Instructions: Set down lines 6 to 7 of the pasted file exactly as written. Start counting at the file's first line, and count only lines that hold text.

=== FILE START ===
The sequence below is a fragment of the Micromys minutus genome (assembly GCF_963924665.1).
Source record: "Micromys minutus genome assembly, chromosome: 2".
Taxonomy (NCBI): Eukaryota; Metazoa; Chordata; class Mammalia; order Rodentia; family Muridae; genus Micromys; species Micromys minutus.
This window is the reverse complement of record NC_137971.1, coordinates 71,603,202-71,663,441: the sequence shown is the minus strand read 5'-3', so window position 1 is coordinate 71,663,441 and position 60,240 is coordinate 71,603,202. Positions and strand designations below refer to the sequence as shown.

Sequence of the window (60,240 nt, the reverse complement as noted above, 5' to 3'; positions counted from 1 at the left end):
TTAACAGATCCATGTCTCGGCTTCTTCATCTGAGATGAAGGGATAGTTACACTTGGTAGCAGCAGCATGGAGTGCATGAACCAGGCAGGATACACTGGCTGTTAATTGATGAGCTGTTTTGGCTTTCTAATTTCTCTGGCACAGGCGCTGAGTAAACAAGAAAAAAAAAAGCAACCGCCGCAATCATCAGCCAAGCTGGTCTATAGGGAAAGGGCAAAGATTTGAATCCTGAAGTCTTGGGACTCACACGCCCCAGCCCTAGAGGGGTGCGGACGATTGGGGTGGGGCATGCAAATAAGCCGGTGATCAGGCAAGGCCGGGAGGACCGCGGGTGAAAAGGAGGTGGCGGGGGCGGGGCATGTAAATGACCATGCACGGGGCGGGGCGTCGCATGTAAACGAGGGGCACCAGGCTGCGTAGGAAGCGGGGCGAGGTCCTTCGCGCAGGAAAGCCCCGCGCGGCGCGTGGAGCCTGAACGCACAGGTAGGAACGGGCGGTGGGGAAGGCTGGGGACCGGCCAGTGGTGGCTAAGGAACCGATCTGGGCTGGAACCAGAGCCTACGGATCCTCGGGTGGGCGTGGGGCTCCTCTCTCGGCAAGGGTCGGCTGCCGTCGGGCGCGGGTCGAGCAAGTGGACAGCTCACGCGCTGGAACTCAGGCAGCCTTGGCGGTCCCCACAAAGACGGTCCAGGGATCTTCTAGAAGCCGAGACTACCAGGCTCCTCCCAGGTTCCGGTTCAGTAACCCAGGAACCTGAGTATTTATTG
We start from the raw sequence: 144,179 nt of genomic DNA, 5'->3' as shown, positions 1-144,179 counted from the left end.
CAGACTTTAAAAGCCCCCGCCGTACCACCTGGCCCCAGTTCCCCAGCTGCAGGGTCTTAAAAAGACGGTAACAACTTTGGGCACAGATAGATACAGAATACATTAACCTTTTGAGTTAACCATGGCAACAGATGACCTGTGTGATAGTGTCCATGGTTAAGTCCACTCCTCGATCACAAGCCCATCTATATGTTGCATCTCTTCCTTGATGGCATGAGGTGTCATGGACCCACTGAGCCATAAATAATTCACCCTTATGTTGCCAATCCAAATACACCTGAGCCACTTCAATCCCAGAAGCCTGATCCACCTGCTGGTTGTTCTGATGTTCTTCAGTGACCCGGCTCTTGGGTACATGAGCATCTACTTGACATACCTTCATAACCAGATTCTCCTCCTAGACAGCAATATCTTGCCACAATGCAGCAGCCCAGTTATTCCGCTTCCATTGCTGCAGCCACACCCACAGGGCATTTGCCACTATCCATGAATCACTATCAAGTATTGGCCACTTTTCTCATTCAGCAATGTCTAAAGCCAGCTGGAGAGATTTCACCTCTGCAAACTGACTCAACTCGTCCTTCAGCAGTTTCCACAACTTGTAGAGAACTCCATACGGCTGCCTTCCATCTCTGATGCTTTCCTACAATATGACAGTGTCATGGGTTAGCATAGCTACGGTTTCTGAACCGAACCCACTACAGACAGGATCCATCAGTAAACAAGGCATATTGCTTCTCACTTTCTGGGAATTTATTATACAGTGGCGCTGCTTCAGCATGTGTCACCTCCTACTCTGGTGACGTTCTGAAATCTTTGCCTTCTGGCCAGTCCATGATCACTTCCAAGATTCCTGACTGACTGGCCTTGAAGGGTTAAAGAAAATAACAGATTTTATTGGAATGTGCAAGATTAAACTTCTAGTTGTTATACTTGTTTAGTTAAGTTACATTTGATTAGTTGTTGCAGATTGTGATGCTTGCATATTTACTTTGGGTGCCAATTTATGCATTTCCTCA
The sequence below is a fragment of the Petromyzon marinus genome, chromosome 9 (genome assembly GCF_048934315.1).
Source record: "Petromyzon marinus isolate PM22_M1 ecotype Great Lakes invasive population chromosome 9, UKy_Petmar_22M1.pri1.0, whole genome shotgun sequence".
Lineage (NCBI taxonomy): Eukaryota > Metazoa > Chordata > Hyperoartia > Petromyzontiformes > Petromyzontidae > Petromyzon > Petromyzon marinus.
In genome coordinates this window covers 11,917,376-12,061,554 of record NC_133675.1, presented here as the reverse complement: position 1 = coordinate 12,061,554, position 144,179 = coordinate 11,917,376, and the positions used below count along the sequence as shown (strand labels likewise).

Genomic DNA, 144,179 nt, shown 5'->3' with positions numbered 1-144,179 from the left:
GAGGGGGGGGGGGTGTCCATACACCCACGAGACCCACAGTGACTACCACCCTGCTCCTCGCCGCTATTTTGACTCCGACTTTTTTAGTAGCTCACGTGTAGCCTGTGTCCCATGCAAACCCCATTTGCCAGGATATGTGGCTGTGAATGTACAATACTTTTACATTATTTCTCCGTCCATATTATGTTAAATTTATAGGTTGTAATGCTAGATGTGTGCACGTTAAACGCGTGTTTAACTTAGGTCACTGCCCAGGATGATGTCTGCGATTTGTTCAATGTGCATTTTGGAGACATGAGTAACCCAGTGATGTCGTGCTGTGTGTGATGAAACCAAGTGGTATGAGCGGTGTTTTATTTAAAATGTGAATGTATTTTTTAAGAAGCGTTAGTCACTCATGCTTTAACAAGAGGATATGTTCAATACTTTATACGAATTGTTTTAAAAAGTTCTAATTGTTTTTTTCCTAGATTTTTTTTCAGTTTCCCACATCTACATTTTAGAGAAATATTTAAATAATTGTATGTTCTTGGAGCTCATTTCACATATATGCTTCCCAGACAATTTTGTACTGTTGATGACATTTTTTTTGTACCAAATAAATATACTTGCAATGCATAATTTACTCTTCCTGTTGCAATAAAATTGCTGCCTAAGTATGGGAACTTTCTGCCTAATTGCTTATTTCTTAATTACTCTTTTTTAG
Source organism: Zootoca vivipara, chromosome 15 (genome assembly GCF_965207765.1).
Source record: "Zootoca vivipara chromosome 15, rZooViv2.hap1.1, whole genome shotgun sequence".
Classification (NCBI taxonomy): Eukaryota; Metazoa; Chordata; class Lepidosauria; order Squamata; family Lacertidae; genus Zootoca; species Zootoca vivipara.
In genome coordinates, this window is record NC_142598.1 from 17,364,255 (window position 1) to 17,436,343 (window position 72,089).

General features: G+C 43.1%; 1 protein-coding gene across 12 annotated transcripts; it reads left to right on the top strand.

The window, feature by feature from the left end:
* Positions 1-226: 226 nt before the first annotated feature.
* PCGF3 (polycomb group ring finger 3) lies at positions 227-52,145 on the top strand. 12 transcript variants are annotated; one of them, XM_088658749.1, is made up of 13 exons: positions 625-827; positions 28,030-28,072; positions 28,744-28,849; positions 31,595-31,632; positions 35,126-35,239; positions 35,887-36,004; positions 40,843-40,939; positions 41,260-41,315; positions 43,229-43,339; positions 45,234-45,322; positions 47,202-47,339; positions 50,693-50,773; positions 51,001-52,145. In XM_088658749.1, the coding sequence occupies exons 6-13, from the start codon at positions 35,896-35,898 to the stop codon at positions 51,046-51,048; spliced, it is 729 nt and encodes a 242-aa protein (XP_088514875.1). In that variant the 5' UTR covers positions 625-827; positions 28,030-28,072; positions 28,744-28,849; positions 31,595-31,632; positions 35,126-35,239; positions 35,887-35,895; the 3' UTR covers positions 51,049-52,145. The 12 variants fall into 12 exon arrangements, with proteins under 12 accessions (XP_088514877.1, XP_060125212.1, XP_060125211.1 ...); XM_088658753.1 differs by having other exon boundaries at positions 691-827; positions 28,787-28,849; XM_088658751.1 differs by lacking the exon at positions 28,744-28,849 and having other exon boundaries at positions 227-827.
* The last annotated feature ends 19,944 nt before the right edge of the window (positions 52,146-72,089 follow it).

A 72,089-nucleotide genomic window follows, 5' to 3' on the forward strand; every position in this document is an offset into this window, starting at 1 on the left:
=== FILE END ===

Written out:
TTAACAGATCCATGTCTCGGCTTCTTCATCTGAGATGAAGGGATAGTTACACTTGGTAGCAGCAGCATGGAGTGCATGAACCAGGCAGGATACACTGGCTGTTAATTGATGAGCTGTTTTGGCTTTCTAATTTCTCTGGCACAGGCGCTGAGTAAACAAGAAAAAAAAAAGCAACCGCCGCAATCATCAGCCAAGCTGGTCTATAGGGAAAGGGCAAAGATTTGAATCCTGAAGTCTTGGGACTCACACGCCCCAGCCCTAGAGGGGTGCGGACGATTGGGGTGGGGCATGCAAATAAGCCGGTGATCAGGCAAGGCCGGGAGGACCGCGGGTGAAAAGGAGGTGGCGGGGGCGGGGCATGTAAATGACCATGCACGGGGCGGGGCGTCGCATGTAAACGAGGGGCACCAGGCTGCGTAGGAAGCGGGGCGAGGTCCTTCGCGCAGGAAAGCCCCGCGCGGCGCGTGGAGCCTGAACGCACAGGTAGGAACGGGCGGTGGGGAAGGCTGGGGACCGGCCAGTGGTGGCTAAGGAACCGATCTGGGCTGGAACCAGAGCCTACGGATCCTCGGGTGGGCGTGGGGCTCCTCTCTCGGCAAGGGTCGGCTGCCGTCGGGCGCGGGTCGAGCAAGTGGACAGCTCACGCGCTGGAACTCAGGCAGCCTTGGCGGTCCCCACAAAGACGGTCCAGGGATCTTCTAGAAGCCGAGACTACCAGGCTCCTCCCAGGTTCCGGTTCAGTAACCCAGGAACCTGAGTATTTATTG
We start from the raw sequence: 144,179 nt of genomic DNA, 5'->3' as shown, positions 1-144,179 counted from the left end.